History and Genealogy
Searching the Index Frequently Asked Questions
Since 1893, federal immigration and naturalization agencies have created and maintained a variety of records for immigrants. These agencies often converted an immigrant’s records from one kind to another; because of this you will need an index search unless you are certain that:
Access to USCIS records and indices is restricted for purposes of both law enforcement and privacy. While described as “historical,” the oldest indices include information dated as recently as 1975. Open access to such personal information about living persons would constitute a clear violation of the Privacy Act that protects us all.
Persons in our index are those for whom the agency:
Another way to describe the persons in our index are those who:
Our goal is to find any and all information helpful to genealogical researchers. Even in cases where no match is found, we may try to explain why there is no record or try to find a record for another family member named in the request.
USCIS Genealogy index searchers always begin by reviewing each request for completeness and to identify clues to possible records. They then search the automated index by name, narrowing search results by date of birth, place of residence, country of birth, or other factors. Because different data fields are available for different file types, searchers modify their search several times to identify possible records.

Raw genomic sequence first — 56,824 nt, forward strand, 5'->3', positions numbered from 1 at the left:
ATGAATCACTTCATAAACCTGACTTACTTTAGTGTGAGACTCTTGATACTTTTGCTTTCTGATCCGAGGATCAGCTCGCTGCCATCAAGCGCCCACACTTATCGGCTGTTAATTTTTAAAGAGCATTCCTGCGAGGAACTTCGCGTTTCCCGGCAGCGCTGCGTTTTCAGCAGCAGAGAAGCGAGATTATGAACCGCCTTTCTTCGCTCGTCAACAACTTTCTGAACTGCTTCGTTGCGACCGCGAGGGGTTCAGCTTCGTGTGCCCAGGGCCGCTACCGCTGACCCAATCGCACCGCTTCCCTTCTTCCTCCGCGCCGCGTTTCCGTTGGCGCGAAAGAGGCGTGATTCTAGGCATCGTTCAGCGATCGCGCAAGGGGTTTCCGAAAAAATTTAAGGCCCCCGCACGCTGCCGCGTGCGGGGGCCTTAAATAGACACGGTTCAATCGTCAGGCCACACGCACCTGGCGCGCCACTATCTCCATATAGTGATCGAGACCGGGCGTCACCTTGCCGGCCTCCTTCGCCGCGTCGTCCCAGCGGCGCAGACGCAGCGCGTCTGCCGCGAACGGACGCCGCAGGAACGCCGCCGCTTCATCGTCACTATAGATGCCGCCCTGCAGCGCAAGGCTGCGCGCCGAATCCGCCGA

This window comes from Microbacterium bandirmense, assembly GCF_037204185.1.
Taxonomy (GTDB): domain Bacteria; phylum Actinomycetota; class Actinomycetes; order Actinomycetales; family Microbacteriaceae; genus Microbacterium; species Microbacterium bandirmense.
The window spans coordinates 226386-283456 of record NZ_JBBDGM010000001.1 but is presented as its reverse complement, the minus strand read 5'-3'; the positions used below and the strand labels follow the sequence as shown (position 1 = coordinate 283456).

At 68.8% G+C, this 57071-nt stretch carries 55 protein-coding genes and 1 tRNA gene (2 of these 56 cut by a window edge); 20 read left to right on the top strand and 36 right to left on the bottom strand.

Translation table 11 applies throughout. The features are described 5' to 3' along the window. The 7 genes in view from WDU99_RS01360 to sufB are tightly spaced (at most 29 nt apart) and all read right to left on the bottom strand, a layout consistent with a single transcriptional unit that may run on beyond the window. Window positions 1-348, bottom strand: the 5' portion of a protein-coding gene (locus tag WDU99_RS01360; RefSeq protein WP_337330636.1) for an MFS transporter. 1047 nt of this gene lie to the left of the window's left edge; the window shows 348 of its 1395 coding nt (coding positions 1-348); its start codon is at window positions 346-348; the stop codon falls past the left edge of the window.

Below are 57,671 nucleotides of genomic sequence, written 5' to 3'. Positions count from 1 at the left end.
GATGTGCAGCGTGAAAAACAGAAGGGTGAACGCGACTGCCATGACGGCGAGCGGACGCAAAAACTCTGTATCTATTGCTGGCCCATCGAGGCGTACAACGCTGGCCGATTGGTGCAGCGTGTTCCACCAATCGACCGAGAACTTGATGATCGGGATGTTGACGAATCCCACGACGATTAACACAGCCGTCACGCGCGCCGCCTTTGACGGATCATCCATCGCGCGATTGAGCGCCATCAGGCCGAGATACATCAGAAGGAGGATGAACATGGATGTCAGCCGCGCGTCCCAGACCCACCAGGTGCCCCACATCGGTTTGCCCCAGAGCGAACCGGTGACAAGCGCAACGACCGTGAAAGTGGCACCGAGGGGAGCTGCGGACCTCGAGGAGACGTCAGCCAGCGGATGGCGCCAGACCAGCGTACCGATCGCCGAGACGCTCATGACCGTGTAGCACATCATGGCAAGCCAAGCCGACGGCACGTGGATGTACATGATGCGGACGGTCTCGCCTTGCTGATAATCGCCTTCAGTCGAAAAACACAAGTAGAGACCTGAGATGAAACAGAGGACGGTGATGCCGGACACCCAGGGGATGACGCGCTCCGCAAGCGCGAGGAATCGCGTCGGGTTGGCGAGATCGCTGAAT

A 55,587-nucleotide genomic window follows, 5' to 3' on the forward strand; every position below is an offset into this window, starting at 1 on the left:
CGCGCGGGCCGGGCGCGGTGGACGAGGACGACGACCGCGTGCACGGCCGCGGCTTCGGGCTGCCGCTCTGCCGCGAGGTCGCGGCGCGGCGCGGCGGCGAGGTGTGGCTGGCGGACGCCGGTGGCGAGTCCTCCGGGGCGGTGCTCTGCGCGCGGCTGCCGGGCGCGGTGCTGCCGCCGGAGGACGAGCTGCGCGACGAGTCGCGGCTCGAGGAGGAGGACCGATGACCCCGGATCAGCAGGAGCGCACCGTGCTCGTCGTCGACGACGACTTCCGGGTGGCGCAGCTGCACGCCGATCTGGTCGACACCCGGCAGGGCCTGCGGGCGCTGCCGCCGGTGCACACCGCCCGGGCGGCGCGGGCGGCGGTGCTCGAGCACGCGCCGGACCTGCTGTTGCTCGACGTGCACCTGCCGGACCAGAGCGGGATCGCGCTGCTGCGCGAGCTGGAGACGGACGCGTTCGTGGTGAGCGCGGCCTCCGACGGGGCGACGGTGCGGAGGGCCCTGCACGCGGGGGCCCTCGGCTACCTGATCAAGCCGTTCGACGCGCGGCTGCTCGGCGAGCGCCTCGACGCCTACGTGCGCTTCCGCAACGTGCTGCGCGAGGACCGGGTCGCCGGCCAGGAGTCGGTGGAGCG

Once one or more files are identified, searchers then work to determine if the file still exists, and if so, where. For example, some C-Files are split between a portion on microfilm and another portion in paper form. Cards representing paper C-files are searched to identify all C-File parts. Other file numbers may be searched again in a separate database or hard copy volumes to determine the file’s current location. If the Genealogy Program identifies a file available from the program in our search results, but later cannot find the file, a refund is due. For this reason we exhaust all efforts to ensure the file exists and can be found.
USCIS Genealogy Index Search Requests are fulfilled in the form of a letter reporting the search results. All file references found in the index are identified with instructions and additional information necessary to request the file(s) from the USCIS Genealogy Program, the Freedom of Information Program, the National Archives, or a State or local courthouse.
The indices contain many references to files that no longer survive. When a file no longer exists the Index Search Request response letter will provide all information available from the index record and explain that the file is no longer available.
Last Reviewed/Updated: 09/19/2013